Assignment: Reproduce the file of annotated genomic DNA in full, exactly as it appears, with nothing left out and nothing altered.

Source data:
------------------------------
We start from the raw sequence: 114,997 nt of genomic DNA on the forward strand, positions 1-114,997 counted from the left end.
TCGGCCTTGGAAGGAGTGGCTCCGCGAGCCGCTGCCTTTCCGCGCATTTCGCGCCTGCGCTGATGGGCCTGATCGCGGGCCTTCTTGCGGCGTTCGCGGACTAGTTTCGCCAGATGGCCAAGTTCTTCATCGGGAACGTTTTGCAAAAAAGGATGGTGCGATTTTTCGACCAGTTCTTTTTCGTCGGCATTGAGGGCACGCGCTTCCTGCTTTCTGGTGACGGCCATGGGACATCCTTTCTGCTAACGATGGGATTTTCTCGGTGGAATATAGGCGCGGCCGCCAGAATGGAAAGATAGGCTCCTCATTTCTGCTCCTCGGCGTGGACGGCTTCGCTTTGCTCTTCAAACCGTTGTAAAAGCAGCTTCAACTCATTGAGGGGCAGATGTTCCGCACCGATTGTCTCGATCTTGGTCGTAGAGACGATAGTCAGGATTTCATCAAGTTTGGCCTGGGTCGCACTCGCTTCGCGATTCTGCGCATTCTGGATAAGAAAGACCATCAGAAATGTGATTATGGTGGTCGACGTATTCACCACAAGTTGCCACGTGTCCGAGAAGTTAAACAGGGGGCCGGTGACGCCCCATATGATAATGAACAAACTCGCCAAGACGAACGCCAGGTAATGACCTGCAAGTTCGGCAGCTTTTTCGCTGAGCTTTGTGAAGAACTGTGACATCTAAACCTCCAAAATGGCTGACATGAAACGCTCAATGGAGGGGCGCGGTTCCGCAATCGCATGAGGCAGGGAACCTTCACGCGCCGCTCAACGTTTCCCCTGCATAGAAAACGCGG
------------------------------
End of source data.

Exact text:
We start from the raw sequence: 114,997 nt of genomic DNA on the forward strand, positions 1-114,997 counted from the left end.
TCGGCCTTGGAAGGAGTGGCTCCGCGAGCCGCTGCCTTTCCGCGCATTTCGCGCCTGCGCTGATGGGCCTGATCGCGGGCCTTCTTGCGGCGTTCGCGGACTAGTTTCGCCAGATGGCCAAGTTCTTCATCGGGAACGTTTTGCAAAAAAGGATGGTGCGATTTTTCGACCAGTTCTTTTTCGTCGGCATTGAGGGCACGCGCTTCCTGCTTTCTGGTGACGGCCATGGGACATCCTTTCTGCTAACGATGGGATTTTCTCGGTGGAATATAGGCGCGGCCGCCAGAATGGAAAGATAGGCTCCTCATTTCTGCTCCTCGGCGTGGACGGCTTCGCTTTGCTCTTCAAACCGTTGTAAAAGCAGCTTCAACTCATTGAGGGGCAGATGTTCCGCACCGATTGTCTCGATCTTGGTCGTAGAGACGATAGTCAGGATTTCATCAAGTTTGGCCTGGGTCGCACTCGCTTCGCGATTCTGCGCATTCTGGATAAGAAAGACCATCAGAAATGTGATTATGGTGGTCGACGTATTCACCACAAGTTGCCACGTGTCCGAGAAGTTAAACAGGGGGCCGGTGACGCCCCATATGATAATGAACAAACTCGCCAAGACGAACGCCAGGTAATGACCTGCAAGTTCGGCAGCTTTTTCGCTGAGCTTTGTGAAGAACTGTGACATCTAAACCTCCAAAATGGCTGACATGAAACGCTCAATGGAGGGGCGCGGTTCCGCAATCGCATGAGGCAGGGAACCTTCACGCGCCGCTCAACGTTTCCCCTGCATAGAAAACGCGG